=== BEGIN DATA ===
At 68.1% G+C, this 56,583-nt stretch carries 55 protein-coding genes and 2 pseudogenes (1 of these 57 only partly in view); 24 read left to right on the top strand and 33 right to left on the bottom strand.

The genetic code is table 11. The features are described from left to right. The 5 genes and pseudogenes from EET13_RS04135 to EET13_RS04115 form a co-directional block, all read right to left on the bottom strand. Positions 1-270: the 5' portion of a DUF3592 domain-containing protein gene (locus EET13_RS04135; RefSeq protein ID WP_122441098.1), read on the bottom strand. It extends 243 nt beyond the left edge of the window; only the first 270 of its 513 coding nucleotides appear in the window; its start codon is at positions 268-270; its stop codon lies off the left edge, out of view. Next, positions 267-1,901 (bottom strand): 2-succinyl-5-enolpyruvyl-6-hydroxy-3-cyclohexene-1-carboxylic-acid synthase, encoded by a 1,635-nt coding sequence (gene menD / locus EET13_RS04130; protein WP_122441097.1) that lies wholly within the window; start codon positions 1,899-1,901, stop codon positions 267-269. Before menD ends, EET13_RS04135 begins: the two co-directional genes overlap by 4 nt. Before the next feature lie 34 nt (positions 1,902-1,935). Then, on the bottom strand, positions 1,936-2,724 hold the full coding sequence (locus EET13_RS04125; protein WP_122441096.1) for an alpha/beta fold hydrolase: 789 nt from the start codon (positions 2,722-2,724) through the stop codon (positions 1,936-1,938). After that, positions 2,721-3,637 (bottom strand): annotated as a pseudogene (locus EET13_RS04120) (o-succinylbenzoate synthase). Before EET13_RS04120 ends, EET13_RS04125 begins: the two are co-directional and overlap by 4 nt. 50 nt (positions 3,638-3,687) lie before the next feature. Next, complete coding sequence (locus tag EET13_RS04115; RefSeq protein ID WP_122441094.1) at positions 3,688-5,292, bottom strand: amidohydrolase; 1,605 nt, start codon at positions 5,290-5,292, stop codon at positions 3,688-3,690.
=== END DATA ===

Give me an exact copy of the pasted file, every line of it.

At 68.1% G+C, this 56,583-nt stretch carries 55 protein-coding genes and 2 pseudogenes (1 of these 57 only partly in view); 24 read left to right on the top strand and 33 right to left on the bottom strand.

The genetic code is table 11. The features are described from left to right. The 5 genes and pseudogenes from EET13_RS04135 to EET13_RS04115 form a co-directional block, all read right to left on the bottom strand. Positions 1-270: the 5' portion of a DUF3592 domain-containing protein gene (locus EET13_RS04135; RefSeq protein ID WP_122441098.1), read on the bottom strand. It extends 243 nt beyond the left edge of the window; only the first 270 of its 513 coding nucleotides appear in the window; its start codon is at positions 268-270; its stop codon lies off the left edge, out of view. Next, positions 267-1,901 (bottom strand): 2-succinyl-5-enolpyruvyl-6-hydroxy-3-cyclohexene-1-carboxylic-acid synthase, encoded by a 1,635-nt coding sequence (gene menD / locus EET13_RS04130; protein WP_122441097.1) that lies wholly within the window; start codon positions 1,899-1,901, stop codon positions 267-269. Before menD ends, EET13_RS04135 begins: the two co-directional genes overlap by 4 nt. Before the next feature lie 34 nt (positions 1,902-1,935). Then, on the bottom strand, positions 1,936-2,724 hold the full coding sequence (locus EET13_RS04125; protein WP_122441096.1) for an alpha/beta fold hydrolase: 789 nt from the start codon (positions 2,722-2,724) through the stop codon (positions 1,936-1,938). After that, positions 2,721-3,637 (bottom strand): annotated as a pseudogene (locus EET13_RS04120) (o-succinylbenzoate synthase). Before EET13_RS04120 ends, EET13_RS04125 begins: the two are co-directional and overlap by 4 nt. 50 nt (positions 3,638-3,687) lie before the next feature. Next, complete coding sequence (locus tag EET13_RS04115; RefSeq protein ID WP_122441094.1) at positions 3,688-5,292, bottom strand: amidohydrolase; 1,605 nt, start codon at positions 5,290-5,292, stop codon at positions 3,688-3,690.